Reg Abos noted that ‘the entries seemed to be a mixed bag of commercially orientated designs (authors’ photographs on covers, busy layouts) and designs that designers love to love (bold, graphic shapes and bespoke typography). Besides the Independent Book category, there weren’t many designs that truly showed innovation in terms of general approach or format.’ She suggests, ‘Perhaps this is due to publishers cutting back on production budgets.’
This year we saw more entries from publishers who hadn’t previously submitted books, indicating the reputation of the Awards is expanding beyond the traditional large publishing houses (who happily remain well represented). In particular, submissions in the Independent category almost doubled this year.
As is ABDA tradition, the three Designers’ Choice categories – Book of the Year, Cover of the Year, and Children’s/YA Cover of the Year – are voted on the night by members of the Association from the shortlisted books. Don’t forget to fill in the winners in this catalogue on the night, or check in on the website after the awards party to find out the 2017 winners, as assessed by the ‘jury of peers’.
ABDA EVENTS AND ENGAGEMENT
After the success of the 2015 David Pearson tour, in September 2016 ABDA brought acclaimed London-based book designer Jon Gray, aka Gray318, to our shores for a series of talks and masterclasses in Sydney and Melbourne. All the events were well attended and received fantastic feedback. We plan to have international guests every two years, to allow us to shine the spotlight on local book design talent through similar talks and workshops in alternating years.
The ABDA website continues to stream news and events, provide excellent procrastination material through blog posts and the expanding Awards Archive.
Our social calendar is filling up with regular local events: film screenings, end-of-year drinks, tours of the rare book collections at the State Library of Victoria and the State Library of NSW. Our platinum sponsors the Australian Academic Design Libraries will again host a national tour of the shortlisted books to regional areas and capital cities around the country to raise awareness of the exceptional work done by Australian designers. The events committee is working to plump up the social calendar even more – keep your eye on the website and social media channels for more events throughout the year.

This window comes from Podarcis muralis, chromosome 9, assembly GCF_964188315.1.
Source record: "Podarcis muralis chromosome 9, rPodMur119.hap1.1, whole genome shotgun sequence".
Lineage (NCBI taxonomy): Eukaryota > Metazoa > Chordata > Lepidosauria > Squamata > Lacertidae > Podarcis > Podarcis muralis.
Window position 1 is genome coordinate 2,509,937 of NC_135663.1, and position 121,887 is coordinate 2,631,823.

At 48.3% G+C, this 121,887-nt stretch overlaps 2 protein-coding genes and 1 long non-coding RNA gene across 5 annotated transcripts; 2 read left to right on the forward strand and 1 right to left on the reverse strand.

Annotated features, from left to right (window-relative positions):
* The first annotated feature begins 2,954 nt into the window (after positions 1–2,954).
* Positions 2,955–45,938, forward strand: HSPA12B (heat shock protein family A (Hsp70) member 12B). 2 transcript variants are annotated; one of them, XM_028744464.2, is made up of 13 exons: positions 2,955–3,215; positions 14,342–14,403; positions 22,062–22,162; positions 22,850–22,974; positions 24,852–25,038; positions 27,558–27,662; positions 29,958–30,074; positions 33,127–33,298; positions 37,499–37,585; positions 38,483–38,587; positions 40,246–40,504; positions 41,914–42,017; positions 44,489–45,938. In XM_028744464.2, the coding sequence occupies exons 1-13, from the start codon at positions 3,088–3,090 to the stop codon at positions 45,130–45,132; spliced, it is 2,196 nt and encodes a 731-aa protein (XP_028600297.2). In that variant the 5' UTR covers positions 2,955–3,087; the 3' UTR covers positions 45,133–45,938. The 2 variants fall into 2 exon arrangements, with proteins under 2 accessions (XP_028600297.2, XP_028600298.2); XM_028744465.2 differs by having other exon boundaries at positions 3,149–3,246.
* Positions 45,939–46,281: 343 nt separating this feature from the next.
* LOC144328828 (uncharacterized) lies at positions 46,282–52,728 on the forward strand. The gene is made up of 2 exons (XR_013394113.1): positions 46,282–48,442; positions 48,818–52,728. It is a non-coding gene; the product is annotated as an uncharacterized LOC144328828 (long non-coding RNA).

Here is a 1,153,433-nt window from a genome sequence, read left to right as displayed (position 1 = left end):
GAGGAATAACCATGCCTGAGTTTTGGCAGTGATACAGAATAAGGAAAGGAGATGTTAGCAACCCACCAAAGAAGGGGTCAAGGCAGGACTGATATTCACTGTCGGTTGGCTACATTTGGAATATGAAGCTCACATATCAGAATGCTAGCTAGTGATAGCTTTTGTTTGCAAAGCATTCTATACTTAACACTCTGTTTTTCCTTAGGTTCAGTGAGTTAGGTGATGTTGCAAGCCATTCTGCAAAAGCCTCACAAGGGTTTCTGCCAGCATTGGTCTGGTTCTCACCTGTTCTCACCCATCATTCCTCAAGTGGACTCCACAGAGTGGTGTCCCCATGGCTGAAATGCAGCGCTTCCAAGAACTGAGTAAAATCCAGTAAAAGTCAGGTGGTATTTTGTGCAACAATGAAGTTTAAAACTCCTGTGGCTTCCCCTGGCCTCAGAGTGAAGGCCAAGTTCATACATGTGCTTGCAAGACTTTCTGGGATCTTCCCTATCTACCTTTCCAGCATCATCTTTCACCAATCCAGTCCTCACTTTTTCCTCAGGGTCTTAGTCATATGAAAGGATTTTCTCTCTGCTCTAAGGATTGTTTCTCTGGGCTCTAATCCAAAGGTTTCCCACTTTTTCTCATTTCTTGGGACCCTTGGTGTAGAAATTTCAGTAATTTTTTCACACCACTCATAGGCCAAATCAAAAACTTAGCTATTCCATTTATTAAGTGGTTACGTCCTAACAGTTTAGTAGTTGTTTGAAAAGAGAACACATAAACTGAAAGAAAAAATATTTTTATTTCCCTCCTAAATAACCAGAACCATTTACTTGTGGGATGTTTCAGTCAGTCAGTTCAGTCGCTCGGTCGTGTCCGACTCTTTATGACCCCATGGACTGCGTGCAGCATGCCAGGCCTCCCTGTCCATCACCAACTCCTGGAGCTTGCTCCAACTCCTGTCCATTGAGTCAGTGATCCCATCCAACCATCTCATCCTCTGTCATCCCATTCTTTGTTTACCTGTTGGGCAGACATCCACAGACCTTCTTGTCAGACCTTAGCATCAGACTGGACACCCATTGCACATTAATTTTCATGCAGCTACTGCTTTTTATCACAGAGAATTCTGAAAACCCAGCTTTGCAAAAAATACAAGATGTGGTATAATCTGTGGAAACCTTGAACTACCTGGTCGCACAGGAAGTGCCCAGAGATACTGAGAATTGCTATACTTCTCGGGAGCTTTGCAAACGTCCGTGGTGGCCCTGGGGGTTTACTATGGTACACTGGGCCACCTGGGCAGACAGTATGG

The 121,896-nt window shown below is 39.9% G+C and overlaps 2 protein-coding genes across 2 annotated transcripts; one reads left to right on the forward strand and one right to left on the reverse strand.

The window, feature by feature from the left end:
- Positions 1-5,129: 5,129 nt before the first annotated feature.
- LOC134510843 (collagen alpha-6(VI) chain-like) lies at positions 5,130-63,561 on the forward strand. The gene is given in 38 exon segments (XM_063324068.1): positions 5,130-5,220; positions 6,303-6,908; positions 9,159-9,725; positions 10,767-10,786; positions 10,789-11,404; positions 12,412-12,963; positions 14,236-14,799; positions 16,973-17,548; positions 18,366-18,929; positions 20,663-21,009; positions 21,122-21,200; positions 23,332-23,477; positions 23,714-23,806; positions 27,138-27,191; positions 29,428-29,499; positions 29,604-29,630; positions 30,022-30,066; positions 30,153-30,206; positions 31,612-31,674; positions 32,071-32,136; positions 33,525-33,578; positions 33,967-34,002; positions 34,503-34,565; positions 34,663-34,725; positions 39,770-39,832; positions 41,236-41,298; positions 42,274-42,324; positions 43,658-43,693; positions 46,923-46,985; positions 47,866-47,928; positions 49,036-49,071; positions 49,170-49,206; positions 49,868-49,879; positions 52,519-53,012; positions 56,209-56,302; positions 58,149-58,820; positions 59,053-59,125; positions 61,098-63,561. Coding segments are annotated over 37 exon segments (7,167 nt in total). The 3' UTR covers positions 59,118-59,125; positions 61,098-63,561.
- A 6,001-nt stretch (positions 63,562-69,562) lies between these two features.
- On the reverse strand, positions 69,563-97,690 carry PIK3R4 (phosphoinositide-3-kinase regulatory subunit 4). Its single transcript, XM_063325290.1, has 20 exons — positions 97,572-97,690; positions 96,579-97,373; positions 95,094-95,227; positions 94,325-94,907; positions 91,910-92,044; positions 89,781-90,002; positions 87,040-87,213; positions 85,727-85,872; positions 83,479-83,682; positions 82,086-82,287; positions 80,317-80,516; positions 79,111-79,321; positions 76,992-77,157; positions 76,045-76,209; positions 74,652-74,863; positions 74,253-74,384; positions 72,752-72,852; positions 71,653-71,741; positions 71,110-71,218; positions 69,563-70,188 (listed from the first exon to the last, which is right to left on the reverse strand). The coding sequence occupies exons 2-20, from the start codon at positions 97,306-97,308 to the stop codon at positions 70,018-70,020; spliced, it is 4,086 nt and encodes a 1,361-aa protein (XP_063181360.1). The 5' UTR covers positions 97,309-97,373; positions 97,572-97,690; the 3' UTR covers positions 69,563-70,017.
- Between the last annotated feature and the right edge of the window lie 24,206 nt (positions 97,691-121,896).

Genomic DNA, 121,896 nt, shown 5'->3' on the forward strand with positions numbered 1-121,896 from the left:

In response to member feedback at the annual general meeting, we’ve been talking to the Australian Publishers Association (APA) about being included in conversations and decision-making that affects book designers. The APA continue to support us by taking the Book of the Year to the annual ‘The Most Beautiful Books from All over the World’ exhibition at the Frankfurt Book Fair.
After the Awards this year, we will be launching a book designers’ survey to gather information about the state of book design in Australia, the conditions we work in and the issues we face within the publishing industry. This is an opportunity for us, the book design community of Australia, to have a say about what we need and want at a time when the publishing industry is undergoing technological and structural changes. So please, find the time in your busy, full lives to contribute your voice.
The ABDA committee are caretakers of the Association, but the Association belongs to all of us. We all need to participate for the community to grow – to attend and suggest events, to propose ideas for or write blog posts, to give feedback at the annual general meetings or via email anytime to the manager or committee members.
I look forward to seeing you at the awards and events throughout the year.
Zoë Sadokierski, President